Wednesday, January 21, 2009


Trust is a minor word for a major part of life. There seem to be two types. The type you are born with for your parents, family and caregivers that can be either nurtured or shattered, and the kind for the rest of the world that has to be earned. I argue that we have the former because we don’t know any better and really have no choice.

In my life trust has been given to, earned by, and shattered by more people than I care to count. My ex-husband violated my trust on a daily basis. He seemed to lie for no apparent reason about trivial things and at one point told me he liked to feel like he was getting away with something. In the beginning, he regained my trust on multiple occasions, but mostly because I wanted to trust him. In the end, he violated it so badly that I was not mentally capable of trusting him again, no matter how much I wanted to.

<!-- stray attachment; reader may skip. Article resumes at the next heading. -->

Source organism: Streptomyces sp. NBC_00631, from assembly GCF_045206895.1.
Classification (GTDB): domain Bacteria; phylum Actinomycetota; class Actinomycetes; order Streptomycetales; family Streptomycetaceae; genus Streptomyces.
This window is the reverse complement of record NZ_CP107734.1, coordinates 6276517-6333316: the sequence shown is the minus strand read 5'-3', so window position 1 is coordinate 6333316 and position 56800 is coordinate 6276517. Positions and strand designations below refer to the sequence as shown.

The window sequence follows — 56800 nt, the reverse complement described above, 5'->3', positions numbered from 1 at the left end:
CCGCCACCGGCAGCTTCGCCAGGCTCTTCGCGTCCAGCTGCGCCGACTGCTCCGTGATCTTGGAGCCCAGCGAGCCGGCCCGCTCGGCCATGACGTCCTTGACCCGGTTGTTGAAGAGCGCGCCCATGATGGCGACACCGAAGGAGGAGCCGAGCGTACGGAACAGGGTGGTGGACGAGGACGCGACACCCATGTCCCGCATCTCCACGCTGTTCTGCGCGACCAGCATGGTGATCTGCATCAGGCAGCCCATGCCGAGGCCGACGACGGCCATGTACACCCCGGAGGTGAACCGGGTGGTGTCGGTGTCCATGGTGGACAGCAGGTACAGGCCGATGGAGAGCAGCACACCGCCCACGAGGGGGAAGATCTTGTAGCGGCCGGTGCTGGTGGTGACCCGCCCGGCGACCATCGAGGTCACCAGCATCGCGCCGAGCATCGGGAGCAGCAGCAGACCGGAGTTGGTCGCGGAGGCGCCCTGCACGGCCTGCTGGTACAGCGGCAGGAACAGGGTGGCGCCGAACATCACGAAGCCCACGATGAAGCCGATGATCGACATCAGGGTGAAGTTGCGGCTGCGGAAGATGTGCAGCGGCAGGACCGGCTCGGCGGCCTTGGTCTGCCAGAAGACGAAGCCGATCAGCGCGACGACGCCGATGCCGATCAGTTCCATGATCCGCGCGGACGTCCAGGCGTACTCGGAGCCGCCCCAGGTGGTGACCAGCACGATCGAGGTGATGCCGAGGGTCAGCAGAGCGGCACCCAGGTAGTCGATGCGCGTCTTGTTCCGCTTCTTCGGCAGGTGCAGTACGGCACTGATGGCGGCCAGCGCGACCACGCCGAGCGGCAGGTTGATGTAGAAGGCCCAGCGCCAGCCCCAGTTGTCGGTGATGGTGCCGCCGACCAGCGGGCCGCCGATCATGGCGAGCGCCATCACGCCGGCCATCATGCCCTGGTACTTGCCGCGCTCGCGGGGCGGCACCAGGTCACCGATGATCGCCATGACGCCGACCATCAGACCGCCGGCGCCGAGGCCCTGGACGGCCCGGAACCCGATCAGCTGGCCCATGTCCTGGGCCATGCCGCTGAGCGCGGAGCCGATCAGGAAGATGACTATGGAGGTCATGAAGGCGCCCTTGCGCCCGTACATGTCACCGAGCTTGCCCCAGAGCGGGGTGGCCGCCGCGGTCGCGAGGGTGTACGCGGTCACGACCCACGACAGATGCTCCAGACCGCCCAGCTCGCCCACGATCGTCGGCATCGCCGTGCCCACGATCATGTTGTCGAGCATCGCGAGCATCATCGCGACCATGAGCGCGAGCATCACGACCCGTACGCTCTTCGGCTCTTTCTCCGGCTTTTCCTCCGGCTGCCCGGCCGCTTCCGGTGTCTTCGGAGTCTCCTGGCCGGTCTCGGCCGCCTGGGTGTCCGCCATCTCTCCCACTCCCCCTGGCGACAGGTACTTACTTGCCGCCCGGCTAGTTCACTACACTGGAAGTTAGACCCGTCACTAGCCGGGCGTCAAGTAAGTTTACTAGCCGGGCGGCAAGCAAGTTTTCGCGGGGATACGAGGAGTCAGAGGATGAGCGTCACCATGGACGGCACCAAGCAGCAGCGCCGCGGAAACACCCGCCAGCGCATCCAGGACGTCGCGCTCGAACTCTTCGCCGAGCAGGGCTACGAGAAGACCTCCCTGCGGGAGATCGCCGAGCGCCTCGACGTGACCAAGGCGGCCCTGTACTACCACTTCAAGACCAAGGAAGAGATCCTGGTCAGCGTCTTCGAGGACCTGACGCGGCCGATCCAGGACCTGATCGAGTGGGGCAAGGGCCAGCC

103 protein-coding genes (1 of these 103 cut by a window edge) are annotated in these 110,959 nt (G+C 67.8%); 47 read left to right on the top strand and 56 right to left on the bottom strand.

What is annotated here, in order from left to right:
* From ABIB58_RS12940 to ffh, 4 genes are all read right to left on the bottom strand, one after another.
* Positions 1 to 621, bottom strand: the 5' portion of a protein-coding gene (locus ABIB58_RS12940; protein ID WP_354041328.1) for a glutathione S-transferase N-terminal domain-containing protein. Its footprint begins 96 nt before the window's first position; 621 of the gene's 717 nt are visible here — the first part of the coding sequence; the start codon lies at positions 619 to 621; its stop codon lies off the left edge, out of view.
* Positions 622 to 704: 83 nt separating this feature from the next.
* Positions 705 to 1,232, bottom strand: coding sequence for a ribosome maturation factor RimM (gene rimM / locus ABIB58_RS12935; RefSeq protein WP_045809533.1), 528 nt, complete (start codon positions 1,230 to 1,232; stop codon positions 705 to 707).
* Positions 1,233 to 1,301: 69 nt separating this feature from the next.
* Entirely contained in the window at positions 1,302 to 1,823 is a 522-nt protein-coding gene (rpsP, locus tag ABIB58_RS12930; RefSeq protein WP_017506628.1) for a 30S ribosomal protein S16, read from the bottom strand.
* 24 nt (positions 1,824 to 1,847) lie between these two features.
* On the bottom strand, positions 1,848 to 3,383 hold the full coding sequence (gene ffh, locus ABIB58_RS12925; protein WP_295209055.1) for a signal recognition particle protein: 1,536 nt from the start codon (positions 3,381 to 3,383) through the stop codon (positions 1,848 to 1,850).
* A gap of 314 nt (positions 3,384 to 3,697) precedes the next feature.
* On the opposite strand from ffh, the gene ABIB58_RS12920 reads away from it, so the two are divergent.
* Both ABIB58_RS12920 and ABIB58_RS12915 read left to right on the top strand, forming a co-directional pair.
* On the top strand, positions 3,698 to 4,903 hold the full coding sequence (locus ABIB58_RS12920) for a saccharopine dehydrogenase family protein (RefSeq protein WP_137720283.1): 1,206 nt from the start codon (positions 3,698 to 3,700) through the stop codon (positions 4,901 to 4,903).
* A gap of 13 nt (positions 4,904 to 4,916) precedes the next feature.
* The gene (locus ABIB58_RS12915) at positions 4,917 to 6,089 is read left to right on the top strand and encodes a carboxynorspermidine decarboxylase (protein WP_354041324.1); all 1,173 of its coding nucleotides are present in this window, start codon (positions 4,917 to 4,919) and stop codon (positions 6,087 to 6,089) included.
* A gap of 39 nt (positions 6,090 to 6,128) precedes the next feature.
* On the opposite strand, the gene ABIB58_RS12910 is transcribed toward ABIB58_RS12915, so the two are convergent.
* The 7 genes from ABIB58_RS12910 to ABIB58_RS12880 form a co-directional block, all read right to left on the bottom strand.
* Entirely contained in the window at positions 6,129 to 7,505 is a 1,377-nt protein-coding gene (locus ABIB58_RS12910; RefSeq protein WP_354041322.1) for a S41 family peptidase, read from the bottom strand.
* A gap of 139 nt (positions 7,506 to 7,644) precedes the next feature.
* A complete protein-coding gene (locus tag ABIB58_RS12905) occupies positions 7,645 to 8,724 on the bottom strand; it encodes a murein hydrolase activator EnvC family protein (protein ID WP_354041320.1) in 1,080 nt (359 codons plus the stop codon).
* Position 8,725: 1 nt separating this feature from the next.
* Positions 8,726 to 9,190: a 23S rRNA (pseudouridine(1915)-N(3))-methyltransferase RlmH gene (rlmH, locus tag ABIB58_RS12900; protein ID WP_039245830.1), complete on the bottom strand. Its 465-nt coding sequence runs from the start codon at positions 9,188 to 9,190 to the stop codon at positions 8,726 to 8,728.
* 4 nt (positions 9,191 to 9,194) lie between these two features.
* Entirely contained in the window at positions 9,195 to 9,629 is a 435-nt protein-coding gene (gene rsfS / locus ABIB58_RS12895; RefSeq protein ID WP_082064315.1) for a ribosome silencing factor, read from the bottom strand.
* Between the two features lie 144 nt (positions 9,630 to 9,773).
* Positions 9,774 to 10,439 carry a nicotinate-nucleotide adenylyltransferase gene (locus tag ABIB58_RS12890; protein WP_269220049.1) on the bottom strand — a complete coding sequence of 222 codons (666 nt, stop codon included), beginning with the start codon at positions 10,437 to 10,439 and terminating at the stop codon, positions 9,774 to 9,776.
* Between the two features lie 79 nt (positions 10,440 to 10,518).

It doesn’t always take something major to make a person lose trust in someone else; rather it is the culmination of smaller things. A person says they will call and they don’t. A person says they will be there at a certain time and they aren’t. Someone tells you that he or she will help you with something, bring you something, do something, and when you are let down repeatedly, you lose trust in that person. At some point or another, my trust in 95% of the people in my life has been challenged. I have done the same to others and I have been fortunate enough to be forgiven and have a chance to rebuild that sacred bond.

Trust is such a fragile thing. Once it is lost, there is a chance that it will be impossible to regain. It’s like whittling a piece of stove wood. Every piece whittled away makes it weaker until it falls apart and nothing is left. You can’t put it back together. All you can do is hope for a new piece.

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